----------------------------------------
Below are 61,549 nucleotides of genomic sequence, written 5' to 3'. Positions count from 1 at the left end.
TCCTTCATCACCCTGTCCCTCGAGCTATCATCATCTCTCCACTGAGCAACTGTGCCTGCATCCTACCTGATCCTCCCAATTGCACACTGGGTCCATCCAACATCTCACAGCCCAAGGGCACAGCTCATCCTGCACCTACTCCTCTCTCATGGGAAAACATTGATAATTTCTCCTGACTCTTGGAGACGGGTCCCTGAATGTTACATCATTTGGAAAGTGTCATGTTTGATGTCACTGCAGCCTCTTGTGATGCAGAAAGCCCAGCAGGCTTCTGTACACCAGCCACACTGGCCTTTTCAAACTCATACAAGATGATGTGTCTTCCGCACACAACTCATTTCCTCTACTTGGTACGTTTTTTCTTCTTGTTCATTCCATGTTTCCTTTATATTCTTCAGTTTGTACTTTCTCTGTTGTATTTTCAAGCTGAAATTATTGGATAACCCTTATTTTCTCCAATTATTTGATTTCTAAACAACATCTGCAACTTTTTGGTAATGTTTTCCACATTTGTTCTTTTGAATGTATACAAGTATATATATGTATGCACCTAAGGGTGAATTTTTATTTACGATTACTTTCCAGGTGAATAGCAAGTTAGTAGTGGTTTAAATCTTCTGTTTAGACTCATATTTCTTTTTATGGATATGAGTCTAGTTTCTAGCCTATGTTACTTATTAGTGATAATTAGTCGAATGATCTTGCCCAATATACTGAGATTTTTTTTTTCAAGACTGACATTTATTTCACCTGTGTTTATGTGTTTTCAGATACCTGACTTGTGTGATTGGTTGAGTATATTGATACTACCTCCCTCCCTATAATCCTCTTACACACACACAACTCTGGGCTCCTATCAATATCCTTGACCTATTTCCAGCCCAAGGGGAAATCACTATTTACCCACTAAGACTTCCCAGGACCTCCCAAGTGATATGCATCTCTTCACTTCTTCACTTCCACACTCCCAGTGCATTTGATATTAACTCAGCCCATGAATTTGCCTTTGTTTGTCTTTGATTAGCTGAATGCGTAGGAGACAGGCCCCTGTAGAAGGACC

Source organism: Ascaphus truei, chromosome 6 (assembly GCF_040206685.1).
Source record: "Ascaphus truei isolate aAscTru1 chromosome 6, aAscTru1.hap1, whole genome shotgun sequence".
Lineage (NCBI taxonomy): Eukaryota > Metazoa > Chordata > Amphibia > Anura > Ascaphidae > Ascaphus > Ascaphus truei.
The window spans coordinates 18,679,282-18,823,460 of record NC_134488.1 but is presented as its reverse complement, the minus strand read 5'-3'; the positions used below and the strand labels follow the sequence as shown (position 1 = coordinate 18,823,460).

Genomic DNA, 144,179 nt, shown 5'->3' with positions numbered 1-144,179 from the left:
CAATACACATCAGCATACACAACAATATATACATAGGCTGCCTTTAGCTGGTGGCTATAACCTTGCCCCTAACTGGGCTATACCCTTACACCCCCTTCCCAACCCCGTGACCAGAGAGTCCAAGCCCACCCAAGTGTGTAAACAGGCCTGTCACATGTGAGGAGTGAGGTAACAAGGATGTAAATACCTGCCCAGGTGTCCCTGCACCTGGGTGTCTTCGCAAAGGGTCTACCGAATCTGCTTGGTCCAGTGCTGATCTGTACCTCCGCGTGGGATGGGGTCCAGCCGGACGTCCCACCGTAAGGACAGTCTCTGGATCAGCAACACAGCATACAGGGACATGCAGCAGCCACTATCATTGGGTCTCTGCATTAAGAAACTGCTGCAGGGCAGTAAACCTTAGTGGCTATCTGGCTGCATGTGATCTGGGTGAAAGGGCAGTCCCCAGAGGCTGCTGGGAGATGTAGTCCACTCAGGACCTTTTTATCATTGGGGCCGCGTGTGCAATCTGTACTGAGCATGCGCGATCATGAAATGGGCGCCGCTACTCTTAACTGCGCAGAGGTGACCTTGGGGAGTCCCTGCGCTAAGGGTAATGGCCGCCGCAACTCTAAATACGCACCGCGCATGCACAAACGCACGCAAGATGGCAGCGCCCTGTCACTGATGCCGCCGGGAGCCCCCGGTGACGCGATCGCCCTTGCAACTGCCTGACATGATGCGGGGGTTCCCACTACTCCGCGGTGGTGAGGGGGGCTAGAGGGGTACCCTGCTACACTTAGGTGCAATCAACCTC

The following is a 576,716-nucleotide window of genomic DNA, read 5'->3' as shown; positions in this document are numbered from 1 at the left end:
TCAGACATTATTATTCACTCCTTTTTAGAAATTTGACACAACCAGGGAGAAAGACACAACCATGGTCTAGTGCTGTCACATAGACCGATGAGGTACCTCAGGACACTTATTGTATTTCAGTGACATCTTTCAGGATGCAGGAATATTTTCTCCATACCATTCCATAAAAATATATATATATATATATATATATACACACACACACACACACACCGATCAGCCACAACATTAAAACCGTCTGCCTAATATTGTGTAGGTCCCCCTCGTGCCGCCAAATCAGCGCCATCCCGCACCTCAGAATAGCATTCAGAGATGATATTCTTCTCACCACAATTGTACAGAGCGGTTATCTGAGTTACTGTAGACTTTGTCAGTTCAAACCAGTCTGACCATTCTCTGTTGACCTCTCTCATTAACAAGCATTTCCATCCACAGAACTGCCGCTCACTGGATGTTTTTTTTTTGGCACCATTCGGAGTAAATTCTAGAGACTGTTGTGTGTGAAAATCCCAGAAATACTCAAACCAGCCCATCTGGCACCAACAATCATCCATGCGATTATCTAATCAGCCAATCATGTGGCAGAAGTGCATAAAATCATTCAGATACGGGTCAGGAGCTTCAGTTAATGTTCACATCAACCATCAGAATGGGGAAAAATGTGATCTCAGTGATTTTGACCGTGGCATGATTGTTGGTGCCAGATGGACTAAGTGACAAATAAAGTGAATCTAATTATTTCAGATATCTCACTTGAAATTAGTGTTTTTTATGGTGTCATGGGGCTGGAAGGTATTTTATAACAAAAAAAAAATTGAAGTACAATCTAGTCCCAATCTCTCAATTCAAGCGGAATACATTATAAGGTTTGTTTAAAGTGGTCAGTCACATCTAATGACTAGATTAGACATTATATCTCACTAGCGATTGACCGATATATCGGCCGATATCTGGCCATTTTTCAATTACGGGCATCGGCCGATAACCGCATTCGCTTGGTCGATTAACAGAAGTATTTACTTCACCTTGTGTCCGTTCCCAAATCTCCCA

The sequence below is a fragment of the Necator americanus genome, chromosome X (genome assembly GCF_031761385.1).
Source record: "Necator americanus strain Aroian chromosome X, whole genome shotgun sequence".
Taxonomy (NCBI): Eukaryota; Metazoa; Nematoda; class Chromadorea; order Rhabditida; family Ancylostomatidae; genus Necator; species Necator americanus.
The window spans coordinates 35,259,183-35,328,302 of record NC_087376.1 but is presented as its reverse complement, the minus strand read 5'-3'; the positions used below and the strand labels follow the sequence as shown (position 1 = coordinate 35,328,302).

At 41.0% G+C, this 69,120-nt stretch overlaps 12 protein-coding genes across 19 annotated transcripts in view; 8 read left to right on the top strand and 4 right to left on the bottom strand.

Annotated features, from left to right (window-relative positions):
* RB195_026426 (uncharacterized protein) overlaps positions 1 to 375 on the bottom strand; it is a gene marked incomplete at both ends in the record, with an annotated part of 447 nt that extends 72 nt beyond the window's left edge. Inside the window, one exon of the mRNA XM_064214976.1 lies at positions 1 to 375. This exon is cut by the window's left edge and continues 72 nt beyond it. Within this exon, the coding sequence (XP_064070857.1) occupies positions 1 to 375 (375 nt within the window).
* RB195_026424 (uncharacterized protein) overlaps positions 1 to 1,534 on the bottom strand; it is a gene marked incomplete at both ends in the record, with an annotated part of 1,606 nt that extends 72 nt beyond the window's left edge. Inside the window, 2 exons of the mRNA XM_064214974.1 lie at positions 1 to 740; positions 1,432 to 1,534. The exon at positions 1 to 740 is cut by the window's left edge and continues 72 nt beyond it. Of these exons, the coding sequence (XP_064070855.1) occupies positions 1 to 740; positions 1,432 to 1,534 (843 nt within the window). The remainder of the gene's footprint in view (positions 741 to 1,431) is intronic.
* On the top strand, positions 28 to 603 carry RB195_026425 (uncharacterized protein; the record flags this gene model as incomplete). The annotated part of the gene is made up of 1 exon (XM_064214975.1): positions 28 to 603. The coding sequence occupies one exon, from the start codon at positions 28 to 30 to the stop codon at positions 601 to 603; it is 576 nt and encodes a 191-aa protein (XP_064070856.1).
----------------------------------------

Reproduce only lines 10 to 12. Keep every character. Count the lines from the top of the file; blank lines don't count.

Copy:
TCAGACATTATTATTCACTCCTTTTTAGAAATTTGACACAACCAGGGAGAAAGACACAACCATGGTCTAGTGCTGTCACATAGACCGATGAGGTACCTCAGGACACTTATTGTATTTCAGTGACATCTTTCAGGATGCAGGAATATTTTCTCCATACCATTCCATAAAAATATATATATATATATATATATATACACACACACACACACACACCGATCAGCCACAACATTAAAACCGTCTGCCTAATATTGTGTAGGTCCCCCTCGTGCCGCCAAATCAGCGCCATCCCGCACCTCAGAATAGCATTCAGAGATGATATTCTTCTCACCACAATTGTACAGAGCGGTTATCTGAGTTACTGTAGACTTTGTCAGTTCAAACCAGTCTGACCATTCTCTGTTGACCTCTCTCATTAACAAGCATTTCCATCCACAGAACTGCCGCTCACTGGATGTTTTTTTTTTGGCACCATTCGGAGTAAATTCTAGAGACTGTTGTGTGTGAAAATCCCAGAAATACTCAAACCAGCCCATCTGGCACCAACAATCATCCATGCGATTATCTAATCAGCCAATCATGTGGCAGAAGTGCATAAAATCATTCAGATACGGGTCAGGAGCTTCAGTTAATGTTCACATCAACCATCAGAATGGGGAAAAATGTGATCTCAGTGATTTTGACCGTGGCATGATTGTTGGTGCCAGATGGACTAAGTGACAAATAAAGTGAATCTAATTATTTCAGATATCTCACTTGAAATTAGTGTTTTTTATGGTGTCATGGGGCTGGAAGGTATTTTATAACAAAAAAAAAATTGAAGTACAATCTAGTCCCAATCTCTCAATTCAAGCGGAATACATTATAAGGTTTGTTTAAAGTGGTCAGTCACATCTAATGACTAGATTAGACATTATATCTCACTAGCGATTGACCGATATATCGGCCGATATCTGGCCATTTTTCAATTACGGGCATCGGCCGATAACCGCATTCGCTTGGTCGATTAACAGAAGTATTTACTTCACCTTGTGTCCGTTCCCAAATCTCCCA

The sequence below is a fragment of the Necator americanus genome, chromosome X (genome assembly GCF_031761385.1).
Source record: "Necator americanus strain Aroian chromosome X, whole genome shotgun sequence".